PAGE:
Walking could bring you long-term health benefits

In a new study, researchers found that short-term walking interventions can bring long-term health benefits to many people.

The research was done by a team from the St George’s University of London, UK and other institutions.

Physical activity has been shown to be protective for many health conditions, and inactivity is a key risk factor contributing to the global burden of disease.

For example, one recent study from Harvard University found that walking and weight training may protect people from chronic liver disease.

The exercises were linked to a much lower risk of cirrhosis-related death.

Other recent studies found that people who walk faster are less likely to have depression, dementia, and may live longer.

However, there are few studies have tested the long-term benefits of physical activity.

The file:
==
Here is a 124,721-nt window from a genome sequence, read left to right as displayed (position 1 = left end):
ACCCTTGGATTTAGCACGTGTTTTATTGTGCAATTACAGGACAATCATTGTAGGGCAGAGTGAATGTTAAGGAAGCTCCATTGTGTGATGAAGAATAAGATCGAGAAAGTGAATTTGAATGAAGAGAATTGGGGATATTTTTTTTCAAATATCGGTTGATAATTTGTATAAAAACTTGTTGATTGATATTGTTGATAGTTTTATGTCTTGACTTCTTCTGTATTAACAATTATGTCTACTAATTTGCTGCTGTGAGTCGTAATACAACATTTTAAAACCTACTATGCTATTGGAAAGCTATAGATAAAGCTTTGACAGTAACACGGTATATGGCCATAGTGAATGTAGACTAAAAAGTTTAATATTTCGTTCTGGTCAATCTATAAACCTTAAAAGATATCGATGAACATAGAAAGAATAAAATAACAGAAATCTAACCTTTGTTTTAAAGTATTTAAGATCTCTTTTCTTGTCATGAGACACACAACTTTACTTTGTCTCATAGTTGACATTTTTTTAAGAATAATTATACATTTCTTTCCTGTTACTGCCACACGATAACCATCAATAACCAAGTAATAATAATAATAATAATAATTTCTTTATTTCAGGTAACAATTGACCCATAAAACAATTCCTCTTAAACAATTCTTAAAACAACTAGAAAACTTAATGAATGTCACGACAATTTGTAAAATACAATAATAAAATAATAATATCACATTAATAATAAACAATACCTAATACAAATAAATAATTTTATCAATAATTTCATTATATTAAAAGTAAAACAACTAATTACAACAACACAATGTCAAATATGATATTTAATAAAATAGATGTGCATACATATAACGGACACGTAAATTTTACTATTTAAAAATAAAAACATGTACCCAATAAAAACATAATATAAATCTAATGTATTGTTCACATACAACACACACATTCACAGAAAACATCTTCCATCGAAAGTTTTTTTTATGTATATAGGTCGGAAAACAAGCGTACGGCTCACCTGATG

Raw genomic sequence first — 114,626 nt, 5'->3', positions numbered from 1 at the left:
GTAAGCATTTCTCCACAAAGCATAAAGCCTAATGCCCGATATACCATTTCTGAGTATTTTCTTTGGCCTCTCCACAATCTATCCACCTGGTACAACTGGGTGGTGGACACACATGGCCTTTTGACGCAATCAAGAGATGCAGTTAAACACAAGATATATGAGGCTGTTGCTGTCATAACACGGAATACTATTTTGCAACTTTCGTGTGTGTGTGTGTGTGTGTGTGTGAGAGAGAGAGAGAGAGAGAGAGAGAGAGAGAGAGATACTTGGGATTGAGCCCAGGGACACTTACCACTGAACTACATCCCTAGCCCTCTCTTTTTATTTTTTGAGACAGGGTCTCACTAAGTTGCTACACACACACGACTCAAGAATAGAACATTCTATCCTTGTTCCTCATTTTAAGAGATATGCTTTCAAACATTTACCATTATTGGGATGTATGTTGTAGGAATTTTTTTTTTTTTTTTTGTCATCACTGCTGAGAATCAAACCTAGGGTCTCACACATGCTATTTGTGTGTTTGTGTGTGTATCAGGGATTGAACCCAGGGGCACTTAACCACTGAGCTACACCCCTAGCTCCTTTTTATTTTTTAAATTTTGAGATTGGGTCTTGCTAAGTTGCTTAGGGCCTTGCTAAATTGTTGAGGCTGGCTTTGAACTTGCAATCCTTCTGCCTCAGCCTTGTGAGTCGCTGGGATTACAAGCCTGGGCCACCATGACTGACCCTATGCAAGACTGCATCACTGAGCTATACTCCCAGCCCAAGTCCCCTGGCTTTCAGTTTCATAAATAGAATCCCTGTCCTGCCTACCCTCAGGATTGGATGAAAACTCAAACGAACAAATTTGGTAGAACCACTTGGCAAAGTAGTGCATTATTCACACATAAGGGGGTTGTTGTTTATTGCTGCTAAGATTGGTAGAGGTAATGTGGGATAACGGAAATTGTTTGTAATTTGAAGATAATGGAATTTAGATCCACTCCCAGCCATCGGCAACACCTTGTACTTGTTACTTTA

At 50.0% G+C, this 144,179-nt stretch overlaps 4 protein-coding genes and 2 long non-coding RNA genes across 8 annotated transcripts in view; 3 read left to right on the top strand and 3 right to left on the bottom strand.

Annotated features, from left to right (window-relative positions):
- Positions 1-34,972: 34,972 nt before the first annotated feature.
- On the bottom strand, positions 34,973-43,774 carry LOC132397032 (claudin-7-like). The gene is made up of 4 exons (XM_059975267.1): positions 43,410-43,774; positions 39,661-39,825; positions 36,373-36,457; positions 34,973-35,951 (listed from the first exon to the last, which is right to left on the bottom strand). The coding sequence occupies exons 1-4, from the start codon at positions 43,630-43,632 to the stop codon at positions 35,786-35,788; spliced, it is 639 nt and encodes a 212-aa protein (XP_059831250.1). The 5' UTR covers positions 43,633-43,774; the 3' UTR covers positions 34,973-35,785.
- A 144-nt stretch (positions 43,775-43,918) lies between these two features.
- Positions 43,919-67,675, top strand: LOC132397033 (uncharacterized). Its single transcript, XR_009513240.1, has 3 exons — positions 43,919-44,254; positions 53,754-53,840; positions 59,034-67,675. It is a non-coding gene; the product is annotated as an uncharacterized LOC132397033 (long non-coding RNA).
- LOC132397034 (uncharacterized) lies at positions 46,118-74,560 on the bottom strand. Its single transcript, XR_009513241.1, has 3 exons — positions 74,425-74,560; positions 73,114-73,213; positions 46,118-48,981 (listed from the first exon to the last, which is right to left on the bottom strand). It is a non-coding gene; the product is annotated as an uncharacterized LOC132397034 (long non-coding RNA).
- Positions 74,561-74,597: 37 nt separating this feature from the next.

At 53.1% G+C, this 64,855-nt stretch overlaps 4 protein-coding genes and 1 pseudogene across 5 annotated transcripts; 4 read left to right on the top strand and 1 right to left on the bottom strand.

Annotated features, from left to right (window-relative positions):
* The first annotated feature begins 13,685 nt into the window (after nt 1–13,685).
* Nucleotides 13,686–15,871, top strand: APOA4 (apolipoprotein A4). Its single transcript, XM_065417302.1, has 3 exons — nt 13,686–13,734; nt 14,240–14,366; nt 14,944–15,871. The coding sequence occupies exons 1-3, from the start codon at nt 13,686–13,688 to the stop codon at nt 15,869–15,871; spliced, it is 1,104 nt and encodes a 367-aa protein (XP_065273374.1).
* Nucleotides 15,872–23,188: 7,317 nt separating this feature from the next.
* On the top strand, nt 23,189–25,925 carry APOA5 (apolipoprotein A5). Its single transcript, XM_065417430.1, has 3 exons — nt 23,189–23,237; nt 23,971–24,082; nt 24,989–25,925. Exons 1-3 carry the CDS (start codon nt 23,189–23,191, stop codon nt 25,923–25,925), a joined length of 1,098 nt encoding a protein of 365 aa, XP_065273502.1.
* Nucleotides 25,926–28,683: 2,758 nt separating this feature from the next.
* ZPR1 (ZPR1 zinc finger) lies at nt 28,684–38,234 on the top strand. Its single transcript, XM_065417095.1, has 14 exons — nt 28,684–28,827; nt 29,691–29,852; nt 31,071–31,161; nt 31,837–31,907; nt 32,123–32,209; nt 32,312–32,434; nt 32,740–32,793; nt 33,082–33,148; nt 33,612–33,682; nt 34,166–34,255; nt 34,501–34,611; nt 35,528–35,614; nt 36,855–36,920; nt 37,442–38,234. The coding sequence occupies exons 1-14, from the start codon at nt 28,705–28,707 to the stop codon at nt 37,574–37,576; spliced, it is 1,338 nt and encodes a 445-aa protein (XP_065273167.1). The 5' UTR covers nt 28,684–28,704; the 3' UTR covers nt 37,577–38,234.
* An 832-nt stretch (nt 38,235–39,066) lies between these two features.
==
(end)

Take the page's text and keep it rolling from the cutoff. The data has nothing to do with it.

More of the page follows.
In the study, the team examined 12-week pedometer-based walking interventions in primary care.

A total of 1297 participants were followed up with long-term data from primary health records at 4 years.

The team focused on walking interventions that aimed to increase step count and physical activity.

They found that walking activities could increase physical activity in people at 3-4 years and lower their risks of heart disease and fractures.

People in the intervention group were less likely to have a heart attack or stroke or a fracture) than those in the control group.

The team says that short-term walking treatment can produce long-term health benefits and should be more widely used to improve people’s health.

The lead author of the study is Tess Harris, St George’s University of London.

The study is published in PLOS Medicine.

Copyright © 2019 Knowridge Science Report. All rights reserved.